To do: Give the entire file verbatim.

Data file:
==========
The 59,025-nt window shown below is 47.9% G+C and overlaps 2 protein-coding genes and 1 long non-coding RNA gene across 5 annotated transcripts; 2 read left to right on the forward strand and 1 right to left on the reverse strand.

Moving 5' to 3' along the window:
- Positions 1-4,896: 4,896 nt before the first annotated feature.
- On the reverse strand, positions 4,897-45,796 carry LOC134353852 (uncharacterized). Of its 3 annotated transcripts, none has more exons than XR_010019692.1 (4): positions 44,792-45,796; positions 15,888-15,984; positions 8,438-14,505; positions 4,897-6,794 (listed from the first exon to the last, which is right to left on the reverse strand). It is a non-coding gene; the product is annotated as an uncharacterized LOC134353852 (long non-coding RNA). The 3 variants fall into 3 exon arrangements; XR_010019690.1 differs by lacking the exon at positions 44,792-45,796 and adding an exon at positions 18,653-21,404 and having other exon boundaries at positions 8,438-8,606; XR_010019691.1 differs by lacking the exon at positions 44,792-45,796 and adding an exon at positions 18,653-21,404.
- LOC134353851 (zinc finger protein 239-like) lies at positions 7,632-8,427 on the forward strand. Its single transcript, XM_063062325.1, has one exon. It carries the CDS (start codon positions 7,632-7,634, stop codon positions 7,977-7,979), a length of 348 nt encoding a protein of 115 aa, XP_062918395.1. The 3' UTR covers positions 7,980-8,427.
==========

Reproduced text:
The 59,025-nt window shown below is 47.9% G+C and overlaps 2 protein-coding genes and 1 long non-coding RNA gene across 5 annotated transcripts; 2 read left to right on the forward strand and 1 right to left on the reverse strand.

Moving 5' to 3' along the window:
- Positions 1-4,896: 4,896 nt before the first annotated feature.
- On the reverse strand, positions 4,897-45,796 carry LOC134353852 (uncharacterized). Of its 3 annotated transcripts, none has more exons than XR_010019692.1 (4): positions 44,792-45,796; positions 15,888-15,984; positions 8,438-14,505; positions 4,897-6,794 (listed from the first exon to the last, which is right to left on the reverse strand). It is a non-coding gene; the product is annotated as an uncharacterized LOC134353852 (long non-coding RNA). The 3 variants fall into 3 exon arrangements; XR_010019690.1 differs by lacking the exon at positions 44,792-45,796 and adding an exon at positions 18,653-21,404 and having other exon boundaries at positions 8,438-8,606; XR_010019691.1 differs by lacking the exon at positions 44,792-45,796 and adding an exon at positions 18,653-21,404.
- LOC134353851 (zinc finger protein 239-like) lies at positions 7,632-8,427 on the forward strand. Its single transcript, XM_063062325.1, has one exon. It carries the CDS (start codon positions 7,632-7,634, stop codon positions 7,977-7,979), a length of 348 nt encoding a protein of 115 aa, XP_062918395.1. The 3' UTR covers positions 7,980-8,427.